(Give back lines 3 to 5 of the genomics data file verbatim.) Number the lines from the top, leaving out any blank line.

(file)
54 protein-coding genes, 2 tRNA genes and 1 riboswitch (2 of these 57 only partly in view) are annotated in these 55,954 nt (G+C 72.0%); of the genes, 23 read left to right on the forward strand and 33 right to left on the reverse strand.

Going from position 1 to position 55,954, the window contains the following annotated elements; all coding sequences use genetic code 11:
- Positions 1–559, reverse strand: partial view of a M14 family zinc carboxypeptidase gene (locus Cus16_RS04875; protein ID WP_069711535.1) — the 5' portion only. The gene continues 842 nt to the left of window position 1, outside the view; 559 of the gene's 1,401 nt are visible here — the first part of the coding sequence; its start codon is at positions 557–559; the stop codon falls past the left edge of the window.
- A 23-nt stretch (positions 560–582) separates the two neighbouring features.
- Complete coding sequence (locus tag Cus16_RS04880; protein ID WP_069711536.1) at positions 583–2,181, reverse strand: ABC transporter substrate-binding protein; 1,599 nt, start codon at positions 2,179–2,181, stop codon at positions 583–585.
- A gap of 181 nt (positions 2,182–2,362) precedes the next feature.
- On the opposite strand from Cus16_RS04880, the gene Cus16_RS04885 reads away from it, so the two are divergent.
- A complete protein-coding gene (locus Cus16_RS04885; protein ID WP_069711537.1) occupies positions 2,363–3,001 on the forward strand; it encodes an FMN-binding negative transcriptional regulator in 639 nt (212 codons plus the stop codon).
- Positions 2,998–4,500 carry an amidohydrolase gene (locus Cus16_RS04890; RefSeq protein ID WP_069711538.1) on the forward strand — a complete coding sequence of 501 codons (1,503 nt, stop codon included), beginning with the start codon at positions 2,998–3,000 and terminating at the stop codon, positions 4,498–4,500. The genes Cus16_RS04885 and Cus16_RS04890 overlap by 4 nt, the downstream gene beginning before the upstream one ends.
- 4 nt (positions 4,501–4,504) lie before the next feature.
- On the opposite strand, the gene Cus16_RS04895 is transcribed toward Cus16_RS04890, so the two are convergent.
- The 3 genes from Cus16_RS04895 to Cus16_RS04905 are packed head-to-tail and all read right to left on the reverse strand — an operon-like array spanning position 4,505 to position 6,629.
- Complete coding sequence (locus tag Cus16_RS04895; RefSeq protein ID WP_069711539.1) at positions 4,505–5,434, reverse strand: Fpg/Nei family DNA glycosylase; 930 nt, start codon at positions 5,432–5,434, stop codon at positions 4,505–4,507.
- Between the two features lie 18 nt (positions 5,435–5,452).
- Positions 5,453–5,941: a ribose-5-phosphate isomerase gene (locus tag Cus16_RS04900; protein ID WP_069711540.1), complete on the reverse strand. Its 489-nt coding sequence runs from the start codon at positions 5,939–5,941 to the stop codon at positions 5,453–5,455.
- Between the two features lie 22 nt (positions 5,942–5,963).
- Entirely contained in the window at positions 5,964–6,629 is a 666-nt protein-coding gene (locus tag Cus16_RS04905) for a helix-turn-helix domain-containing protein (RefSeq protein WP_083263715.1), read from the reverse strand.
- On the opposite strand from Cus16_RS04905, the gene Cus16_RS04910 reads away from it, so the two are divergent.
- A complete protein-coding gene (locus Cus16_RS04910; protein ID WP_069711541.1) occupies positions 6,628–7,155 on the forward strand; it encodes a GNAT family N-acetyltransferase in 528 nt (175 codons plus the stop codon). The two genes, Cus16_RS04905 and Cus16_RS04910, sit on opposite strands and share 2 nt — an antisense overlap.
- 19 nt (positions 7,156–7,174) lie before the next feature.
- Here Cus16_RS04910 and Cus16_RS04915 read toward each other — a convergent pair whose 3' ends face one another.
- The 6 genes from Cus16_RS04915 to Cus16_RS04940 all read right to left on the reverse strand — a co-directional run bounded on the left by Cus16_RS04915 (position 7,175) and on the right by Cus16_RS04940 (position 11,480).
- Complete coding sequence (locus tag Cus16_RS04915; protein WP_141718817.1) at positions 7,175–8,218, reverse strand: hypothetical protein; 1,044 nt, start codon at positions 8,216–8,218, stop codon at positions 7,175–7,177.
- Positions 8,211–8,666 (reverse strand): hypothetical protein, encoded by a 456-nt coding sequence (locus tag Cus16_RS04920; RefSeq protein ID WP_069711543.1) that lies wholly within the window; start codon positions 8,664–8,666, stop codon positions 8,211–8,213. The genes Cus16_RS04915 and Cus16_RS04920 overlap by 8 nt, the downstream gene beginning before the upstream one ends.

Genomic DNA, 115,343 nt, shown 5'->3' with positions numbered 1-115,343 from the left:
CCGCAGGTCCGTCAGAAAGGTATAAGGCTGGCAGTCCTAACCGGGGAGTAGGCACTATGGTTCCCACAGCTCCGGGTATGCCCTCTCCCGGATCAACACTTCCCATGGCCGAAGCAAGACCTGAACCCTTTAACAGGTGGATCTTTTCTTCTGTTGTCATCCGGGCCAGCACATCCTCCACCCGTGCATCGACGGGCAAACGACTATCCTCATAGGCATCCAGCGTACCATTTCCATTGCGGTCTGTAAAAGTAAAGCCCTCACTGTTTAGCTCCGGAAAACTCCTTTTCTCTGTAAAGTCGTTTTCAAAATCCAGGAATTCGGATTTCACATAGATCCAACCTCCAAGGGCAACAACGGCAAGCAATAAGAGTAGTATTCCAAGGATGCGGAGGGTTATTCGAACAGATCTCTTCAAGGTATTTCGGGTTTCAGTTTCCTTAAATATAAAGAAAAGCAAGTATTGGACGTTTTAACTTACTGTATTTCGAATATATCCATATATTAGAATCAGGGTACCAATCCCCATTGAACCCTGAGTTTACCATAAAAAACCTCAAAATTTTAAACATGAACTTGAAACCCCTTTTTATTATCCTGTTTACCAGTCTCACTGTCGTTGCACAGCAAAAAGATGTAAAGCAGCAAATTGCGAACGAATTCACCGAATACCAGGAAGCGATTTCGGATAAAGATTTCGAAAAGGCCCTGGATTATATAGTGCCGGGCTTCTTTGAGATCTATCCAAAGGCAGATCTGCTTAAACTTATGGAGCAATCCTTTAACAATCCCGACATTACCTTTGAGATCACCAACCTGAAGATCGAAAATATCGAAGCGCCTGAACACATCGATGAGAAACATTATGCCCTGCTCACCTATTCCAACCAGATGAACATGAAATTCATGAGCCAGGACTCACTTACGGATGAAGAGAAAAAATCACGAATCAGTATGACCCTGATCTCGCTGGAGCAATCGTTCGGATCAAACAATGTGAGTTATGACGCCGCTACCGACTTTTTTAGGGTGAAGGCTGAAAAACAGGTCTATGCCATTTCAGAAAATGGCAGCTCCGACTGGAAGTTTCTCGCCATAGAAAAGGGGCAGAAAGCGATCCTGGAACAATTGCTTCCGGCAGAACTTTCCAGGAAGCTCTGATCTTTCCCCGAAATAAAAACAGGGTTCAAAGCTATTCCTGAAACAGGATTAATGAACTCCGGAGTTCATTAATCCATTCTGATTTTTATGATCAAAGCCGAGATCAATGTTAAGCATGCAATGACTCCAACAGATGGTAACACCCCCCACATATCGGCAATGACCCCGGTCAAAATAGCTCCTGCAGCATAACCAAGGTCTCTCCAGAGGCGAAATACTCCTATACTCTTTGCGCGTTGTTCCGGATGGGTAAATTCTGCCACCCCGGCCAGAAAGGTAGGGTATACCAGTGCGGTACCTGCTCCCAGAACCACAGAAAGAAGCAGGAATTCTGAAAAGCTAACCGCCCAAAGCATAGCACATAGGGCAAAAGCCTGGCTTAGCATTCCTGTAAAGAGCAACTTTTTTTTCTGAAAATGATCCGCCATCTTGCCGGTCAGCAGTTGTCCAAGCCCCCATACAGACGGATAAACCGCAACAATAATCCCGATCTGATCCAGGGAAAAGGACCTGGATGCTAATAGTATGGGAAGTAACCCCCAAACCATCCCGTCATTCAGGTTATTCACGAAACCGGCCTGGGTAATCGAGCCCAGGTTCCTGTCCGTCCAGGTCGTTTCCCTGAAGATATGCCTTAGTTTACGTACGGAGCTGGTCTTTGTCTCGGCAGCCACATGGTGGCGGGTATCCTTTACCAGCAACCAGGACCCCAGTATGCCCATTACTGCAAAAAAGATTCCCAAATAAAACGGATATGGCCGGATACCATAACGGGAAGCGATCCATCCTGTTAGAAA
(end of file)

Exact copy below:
- Positions 1–559, reverse strand: partial view of a M14 family zinc carboxypeptidase gene (locus Cus16_RS04875; protein ID WP_069711535.1) — the 5' portion only. The gene continues 842 nt to the left of window position 1, outside the view; 559 of the gene's 1,401 nt are visible here — the first part of the coding sequence; its start codon is at positions 557–559; the stop codon falls past the left edge of the window.
- A 23-nt stretch (positions 560–582) separates the two neighbouring features.
- Complete coding sequence (locus tag Cus16_RS04880; protein ID WP_069711536.1) at positions 583–2,181, reverse strand: ABC transporter substrate-binding protein; 1,599 nt, start codon at positions 2,179–2,181, stop codon at positions 583–585.